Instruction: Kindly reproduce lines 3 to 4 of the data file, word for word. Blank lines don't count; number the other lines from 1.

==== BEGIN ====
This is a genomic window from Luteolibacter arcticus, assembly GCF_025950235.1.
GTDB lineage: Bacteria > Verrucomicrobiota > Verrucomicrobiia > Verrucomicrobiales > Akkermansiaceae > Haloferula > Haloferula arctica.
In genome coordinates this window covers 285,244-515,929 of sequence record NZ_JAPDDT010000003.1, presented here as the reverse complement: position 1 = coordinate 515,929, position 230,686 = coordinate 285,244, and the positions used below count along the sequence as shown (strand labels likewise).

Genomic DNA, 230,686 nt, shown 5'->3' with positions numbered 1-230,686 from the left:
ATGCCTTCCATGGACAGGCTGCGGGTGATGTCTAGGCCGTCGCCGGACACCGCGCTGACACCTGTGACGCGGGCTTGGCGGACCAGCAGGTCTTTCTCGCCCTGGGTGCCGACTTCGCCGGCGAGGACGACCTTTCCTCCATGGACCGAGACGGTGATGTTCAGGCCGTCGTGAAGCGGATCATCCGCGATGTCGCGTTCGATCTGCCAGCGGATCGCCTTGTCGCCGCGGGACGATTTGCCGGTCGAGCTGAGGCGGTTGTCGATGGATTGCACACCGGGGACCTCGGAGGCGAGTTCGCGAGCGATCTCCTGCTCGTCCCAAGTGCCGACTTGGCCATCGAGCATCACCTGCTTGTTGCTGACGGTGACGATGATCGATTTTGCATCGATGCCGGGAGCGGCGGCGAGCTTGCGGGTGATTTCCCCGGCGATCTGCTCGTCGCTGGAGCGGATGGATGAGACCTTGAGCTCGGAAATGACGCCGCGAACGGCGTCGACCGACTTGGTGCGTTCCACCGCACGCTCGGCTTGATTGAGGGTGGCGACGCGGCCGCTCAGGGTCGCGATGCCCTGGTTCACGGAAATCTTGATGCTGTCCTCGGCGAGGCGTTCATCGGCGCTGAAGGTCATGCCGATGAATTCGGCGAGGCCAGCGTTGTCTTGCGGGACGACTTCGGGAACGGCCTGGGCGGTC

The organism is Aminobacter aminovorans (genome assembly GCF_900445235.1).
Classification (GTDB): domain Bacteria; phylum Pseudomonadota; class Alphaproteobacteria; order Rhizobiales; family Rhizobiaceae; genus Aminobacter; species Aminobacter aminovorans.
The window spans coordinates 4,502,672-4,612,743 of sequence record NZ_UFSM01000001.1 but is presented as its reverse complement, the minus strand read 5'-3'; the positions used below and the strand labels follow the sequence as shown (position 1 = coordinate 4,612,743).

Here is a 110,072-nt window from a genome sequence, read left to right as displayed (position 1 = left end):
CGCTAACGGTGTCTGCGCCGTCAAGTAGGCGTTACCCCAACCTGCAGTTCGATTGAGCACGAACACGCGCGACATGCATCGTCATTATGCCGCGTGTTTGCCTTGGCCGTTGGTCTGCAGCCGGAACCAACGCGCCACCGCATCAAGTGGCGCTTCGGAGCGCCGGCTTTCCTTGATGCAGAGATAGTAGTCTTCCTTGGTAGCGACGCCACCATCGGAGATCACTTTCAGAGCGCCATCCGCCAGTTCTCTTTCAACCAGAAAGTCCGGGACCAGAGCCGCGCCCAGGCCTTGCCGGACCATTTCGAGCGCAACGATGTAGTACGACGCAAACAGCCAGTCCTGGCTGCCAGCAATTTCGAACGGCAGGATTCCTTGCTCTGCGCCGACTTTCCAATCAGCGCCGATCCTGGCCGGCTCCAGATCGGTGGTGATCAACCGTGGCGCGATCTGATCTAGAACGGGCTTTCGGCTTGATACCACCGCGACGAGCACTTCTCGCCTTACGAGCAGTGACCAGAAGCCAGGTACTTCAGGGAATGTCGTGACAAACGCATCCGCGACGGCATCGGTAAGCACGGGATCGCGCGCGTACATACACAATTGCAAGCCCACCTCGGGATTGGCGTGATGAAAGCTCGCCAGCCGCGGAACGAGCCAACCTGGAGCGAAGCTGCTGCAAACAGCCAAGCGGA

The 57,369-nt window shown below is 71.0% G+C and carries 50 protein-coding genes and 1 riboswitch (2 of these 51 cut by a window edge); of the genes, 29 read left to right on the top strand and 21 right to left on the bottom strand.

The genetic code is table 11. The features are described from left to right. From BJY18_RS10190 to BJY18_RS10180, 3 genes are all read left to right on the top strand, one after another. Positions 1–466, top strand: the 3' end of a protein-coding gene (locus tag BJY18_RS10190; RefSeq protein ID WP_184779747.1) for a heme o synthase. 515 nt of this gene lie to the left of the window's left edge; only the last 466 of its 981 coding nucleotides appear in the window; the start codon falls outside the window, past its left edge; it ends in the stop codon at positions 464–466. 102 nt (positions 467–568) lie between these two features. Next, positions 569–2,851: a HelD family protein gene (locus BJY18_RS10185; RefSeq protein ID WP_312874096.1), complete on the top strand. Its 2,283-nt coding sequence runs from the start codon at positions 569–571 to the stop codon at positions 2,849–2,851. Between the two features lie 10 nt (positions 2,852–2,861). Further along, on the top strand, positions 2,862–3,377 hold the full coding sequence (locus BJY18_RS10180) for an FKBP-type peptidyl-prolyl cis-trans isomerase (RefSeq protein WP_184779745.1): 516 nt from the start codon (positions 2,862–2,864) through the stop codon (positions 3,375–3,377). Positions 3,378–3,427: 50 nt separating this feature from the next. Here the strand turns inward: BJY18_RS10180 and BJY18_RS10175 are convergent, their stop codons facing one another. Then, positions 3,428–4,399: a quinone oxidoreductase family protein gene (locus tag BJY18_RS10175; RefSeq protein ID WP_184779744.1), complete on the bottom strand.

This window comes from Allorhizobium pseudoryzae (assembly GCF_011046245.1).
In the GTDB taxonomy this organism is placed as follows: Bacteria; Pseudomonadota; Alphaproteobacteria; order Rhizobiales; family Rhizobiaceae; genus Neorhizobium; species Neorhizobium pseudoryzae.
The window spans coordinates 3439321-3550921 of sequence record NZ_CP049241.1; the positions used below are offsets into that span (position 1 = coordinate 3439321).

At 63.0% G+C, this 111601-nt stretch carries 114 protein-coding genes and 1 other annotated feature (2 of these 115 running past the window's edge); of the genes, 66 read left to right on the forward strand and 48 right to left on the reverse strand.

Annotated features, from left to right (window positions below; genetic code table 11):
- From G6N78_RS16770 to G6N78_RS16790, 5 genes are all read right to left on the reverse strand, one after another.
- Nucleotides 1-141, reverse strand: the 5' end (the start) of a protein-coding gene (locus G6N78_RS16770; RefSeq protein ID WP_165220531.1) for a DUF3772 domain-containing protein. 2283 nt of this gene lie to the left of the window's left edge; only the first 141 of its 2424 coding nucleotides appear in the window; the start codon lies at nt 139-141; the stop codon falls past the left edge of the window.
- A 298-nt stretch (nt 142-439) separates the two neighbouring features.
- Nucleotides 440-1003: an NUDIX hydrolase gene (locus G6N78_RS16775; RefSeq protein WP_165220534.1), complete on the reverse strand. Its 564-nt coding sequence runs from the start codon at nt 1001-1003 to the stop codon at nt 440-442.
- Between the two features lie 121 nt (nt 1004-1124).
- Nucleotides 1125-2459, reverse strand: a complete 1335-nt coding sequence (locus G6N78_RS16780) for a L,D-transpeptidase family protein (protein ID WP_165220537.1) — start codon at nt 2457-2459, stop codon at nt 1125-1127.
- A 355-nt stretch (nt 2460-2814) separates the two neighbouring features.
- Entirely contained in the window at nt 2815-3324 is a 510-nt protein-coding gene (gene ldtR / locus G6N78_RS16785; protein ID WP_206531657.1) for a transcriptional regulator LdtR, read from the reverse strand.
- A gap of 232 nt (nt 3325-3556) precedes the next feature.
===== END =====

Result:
In genome coordinates this window covers 285,244-515,929 of sequence record NZ_JAPDDT010000003.1, presented here as the reverse complement: position 1 = coordinate 515,929, position 230,686 = coordinate 285,244, and the positions used below count along the sequence as shown (strand labels likewise).

Genomic DNA, 230,686 nt, shown 5'->3' with positions numbered 1-230,686 from the left: